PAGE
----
The difference between the 2 variations was significant. Prawns sat majestically on top of a mound of noodles, hues of red and orange glistening on the large, split shells with fat tails and head. But despite its beauty, nowhere in the sauce did we taste the essence of prawn; no delicate sweetness of roe; no briny notes of the sea. This was because the shellfish had been steamed separately and merely set on top of the noodles. To the chef’s defense, it did make for a more appealing appearance, but we chanted in unison Wah, cook the prawn together to make the dish special! Proprietor Jasmine Gan graciously accepted our comments for future versions.
The plain hokkien mee faced no such risk of reprisal from our table. The same fat noodles graced the plate, the dark sauce coating each length like savory molasses. The slippery noodles snaked their way between my lips, resisted ever so slightly against my teeth, then relinquished into a perfect mee texture. Each bite delivered that priceless breath of almost-burnt-but-not-quite flavor from the searing wok. And the plunging depth of that je ne sais quoi flavor of, yes, lard infused within the sauce was both comforting and exciting at the same time. And with a generous sprinkle of the lardon on top, the dish transported me to previously undiscovered hokkien mee heights.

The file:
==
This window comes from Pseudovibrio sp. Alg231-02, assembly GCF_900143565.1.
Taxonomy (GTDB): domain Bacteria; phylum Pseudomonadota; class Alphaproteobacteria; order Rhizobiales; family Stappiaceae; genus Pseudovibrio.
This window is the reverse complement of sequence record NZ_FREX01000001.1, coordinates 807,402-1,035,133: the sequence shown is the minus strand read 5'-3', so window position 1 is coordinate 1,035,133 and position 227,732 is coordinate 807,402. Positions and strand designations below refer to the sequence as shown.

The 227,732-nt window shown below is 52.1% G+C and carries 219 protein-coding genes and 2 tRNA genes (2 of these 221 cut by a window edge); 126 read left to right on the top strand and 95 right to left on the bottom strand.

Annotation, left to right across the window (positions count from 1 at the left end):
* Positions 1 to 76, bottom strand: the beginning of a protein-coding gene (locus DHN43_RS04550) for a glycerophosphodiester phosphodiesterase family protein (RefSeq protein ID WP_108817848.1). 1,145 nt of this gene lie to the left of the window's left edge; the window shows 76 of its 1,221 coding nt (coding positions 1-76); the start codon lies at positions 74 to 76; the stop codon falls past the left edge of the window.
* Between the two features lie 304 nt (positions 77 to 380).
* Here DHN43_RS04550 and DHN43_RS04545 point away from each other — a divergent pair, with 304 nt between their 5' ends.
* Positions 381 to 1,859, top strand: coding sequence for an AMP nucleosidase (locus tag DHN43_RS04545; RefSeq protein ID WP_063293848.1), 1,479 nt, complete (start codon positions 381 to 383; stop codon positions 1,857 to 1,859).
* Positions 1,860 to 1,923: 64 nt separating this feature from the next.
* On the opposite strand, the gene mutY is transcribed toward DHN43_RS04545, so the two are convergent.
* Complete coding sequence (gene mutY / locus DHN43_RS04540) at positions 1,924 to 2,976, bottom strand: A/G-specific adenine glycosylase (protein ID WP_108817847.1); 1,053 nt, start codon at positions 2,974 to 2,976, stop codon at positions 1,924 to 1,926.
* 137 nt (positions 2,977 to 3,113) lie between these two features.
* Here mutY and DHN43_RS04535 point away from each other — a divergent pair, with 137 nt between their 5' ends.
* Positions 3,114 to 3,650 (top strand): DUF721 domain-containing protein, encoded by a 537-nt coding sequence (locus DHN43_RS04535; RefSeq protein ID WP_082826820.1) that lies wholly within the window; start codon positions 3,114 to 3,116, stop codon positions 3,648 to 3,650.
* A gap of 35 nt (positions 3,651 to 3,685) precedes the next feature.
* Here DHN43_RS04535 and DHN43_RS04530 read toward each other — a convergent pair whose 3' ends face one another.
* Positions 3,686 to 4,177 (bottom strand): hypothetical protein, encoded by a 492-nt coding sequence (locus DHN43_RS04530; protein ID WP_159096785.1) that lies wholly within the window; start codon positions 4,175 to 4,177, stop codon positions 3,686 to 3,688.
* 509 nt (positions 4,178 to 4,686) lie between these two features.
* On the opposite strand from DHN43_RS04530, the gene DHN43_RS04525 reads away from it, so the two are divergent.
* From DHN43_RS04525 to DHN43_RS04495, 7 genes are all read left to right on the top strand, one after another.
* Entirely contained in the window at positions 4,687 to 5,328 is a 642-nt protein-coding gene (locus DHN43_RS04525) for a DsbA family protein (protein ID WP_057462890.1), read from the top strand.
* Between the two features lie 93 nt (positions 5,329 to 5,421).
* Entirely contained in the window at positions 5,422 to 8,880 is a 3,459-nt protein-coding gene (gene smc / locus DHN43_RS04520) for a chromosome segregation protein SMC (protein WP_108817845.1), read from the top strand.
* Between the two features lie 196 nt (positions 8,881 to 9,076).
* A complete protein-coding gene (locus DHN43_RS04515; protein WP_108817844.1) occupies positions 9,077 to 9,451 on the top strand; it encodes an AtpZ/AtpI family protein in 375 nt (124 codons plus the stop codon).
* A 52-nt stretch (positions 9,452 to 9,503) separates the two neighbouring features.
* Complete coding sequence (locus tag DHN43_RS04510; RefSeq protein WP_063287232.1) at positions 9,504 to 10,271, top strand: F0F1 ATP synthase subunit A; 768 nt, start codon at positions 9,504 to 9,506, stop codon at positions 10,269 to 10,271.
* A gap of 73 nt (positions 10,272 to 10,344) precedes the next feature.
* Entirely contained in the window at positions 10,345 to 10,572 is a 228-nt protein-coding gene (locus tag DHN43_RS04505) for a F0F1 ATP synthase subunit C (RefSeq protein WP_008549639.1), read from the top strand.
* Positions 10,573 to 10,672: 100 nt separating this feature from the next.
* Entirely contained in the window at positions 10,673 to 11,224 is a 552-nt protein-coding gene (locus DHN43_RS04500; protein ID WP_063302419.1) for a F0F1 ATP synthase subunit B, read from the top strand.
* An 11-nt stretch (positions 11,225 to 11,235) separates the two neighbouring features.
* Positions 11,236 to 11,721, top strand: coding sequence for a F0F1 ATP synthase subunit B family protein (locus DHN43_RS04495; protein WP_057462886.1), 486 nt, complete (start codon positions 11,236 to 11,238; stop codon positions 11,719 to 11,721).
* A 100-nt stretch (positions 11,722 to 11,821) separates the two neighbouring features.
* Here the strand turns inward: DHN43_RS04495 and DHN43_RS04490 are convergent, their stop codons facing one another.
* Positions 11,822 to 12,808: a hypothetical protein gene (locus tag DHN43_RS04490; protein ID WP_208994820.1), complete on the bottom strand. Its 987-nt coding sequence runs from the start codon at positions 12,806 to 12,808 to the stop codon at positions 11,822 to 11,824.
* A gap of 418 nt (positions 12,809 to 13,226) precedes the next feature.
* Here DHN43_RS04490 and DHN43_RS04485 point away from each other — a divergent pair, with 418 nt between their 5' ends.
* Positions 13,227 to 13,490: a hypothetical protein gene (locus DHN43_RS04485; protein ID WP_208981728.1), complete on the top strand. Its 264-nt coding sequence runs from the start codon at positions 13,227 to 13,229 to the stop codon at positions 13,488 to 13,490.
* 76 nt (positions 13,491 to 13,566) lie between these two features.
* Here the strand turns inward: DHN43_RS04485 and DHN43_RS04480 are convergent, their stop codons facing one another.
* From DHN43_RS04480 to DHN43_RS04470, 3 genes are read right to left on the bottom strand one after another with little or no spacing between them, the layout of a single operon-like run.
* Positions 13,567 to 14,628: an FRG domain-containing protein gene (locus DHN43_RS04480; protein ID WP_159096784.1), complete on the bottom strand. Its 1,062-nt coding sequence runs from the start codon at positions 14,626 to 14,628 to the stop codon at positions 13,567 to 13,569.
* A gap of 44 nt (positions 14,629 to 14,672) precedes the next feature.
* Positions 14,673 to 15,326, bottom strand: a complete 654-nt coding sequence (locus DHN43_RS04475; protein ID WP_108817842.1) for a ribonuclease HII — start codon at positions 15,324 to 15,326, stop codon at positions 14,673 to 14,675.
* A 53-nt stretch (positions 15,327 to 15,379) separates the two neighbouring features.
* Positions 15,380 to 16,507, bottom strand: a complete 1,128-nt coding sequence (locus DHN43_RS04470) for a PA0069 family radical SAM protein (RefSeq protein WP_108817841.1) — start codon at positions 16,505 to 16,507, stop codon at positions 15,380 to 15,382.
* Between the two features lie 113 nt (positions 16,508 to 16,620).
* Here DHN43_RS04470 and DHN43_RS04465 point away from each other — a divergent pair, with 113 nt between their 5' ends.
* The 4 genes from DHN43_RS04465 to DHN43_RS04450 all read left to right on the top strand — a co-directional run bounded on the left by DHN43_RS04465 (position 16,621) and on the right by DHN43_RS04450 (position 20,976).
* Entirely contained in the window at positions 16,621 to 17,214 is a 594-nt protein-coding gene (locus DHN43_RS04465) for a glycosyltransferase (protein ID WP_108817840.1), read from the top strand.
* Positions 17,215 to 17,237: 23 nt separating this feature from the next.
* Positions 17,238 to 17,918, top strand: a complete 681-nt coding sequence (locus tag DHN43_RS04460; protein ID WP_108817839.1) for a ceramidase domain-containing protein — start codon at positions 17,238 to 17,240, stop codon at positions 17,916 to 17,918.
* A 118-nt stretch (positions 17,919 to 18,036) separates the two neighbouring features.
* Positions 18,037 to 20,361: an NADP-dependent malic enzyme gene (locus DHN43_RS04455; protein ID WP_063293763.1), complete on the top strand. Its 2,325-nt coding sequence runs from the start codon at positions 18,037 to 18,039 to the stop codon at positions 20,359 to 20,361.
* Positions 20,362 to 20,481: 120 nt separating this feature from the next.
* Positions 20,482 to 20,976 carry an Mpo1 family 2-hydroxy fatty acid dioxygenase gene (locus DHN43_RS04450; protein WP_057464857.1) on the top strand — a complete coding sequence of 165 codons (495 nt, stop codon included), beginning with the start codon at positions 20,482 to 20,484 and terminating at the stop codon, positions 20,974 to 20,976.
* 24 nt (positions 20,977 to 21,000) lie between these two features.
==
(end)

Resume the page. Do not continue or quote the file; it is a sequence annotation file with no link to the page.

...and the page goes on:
We also had 2 variations of sang har bee hoon and an order of sang har hor fun with prawns. Each was very nicely done but it was the sang har hokkien crispy mee that captured my attention most; light layers of noodles fried together to form delicious little tiles which oozed with rich sauce. We finished the meal with a serving of peanut paste and a chocolate paste, each with glutinous rice balls. Each was delicate and thin -- not overly sweet or cloying -- and the glutinous rice balls, filled with red bean paste, were like tender cotton balls of flavor and texture.
So whether the black KL style hokkien mee at Kong Kee is as good as that available in KL, I really can’t say. But the noodles are the same and with their richness of taste and the obvious good cooking technique displayed by our chef, I suspect it’s a pretty close contest. Combine them with the other offerings and Kong Kee is a great option among so many in Geylang.
Kong Kee Seafood Restaurant -- 611 Lorong 31, Geylang, Singapore